After liberation, more than two thousand diaries, written by Dutch citizens who’d heard the same radio broadcast as Anne, were collected by the National Office for the History of the Netherlands in Wartime. Only recently have researchers begun transcribing the handwritten records and putting them in a digital archive. An April 19, 2020 New York Times story about the Dutch archive notes that “diaries, once considered too subjective to be historical sources, are now regarded as more reliable… primarily for their ability to depict how people thought and felt.”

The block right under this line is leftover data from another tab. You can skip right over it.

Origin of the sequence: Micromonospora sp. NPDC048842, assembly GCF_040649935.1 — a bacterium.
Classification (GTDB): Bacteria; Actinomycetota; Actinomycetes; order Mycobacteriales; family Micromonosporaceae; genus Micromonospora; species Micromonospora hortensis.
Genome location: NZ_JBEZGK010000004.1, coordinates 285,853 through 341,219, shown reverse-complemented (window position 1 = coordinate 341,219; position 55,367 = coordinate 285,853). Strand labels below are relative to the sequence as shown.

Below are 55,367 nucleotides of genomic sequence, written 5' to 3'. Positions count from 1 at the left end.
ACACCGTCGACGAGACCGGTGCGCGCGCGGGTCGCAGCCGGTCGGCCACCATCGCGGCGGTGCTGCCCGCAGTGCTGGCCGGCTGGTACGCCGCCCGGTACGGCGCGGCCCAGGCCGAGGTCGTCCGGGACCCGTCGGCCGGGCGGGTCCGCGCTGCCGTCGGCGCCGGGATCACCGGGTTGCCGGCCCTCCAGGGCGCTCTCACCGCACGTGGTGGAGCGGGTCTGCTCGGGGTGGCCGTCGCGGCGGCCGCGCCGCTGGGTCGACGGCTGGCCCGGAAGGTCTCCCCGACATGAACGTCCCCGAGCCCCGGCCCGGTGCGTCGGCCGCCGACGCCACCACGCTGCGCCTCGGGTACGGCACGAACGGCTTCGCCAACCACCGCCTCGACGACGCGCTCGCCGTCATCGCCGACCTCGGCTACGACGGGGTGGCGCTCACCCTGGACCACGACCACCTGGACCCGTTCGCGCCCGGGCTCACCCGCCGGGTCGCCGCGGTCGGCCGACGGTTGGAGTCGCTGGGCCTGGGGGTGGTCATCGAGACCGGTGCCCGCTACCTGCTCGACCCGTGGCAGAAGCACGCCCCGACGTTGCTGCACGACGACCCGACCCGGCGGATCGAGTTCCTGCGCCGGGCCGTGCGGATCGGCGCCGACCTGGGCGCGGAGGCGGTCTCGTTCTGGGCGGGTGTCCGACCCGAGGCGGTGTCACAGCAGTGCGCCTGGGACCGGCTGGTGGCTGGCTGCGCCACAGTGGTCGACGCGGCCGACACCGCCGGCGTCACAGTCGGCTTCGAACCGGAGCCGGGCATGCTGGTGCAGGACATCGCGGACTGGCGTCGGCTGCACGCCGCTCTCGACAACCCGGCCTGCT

My poetry collection What to Miss When is an artifact of the first six months of the pandemic—written, as Boccaccio would say, in order to offer solace to the ladies, and to somehow capture in words the inordinate amount of time we spent looking at screens, desperate for intimacy in the new era of social distance. As Meghan O’Rourke writes in her memoir, The Long Goodbye, “If the condition of grief is nearly universal, its transactions are exquisitely personal.” Millions of people have kept a personal record of the pandemic in the form of tweets and Facebook and Instagram posts. Our universal, exquisitely personal experience of this plague has turned us into diarists of an extraordinary turning point in history.
This essay originally appeared in Paper Brigade, the annual literary journal of Jewish Book Council.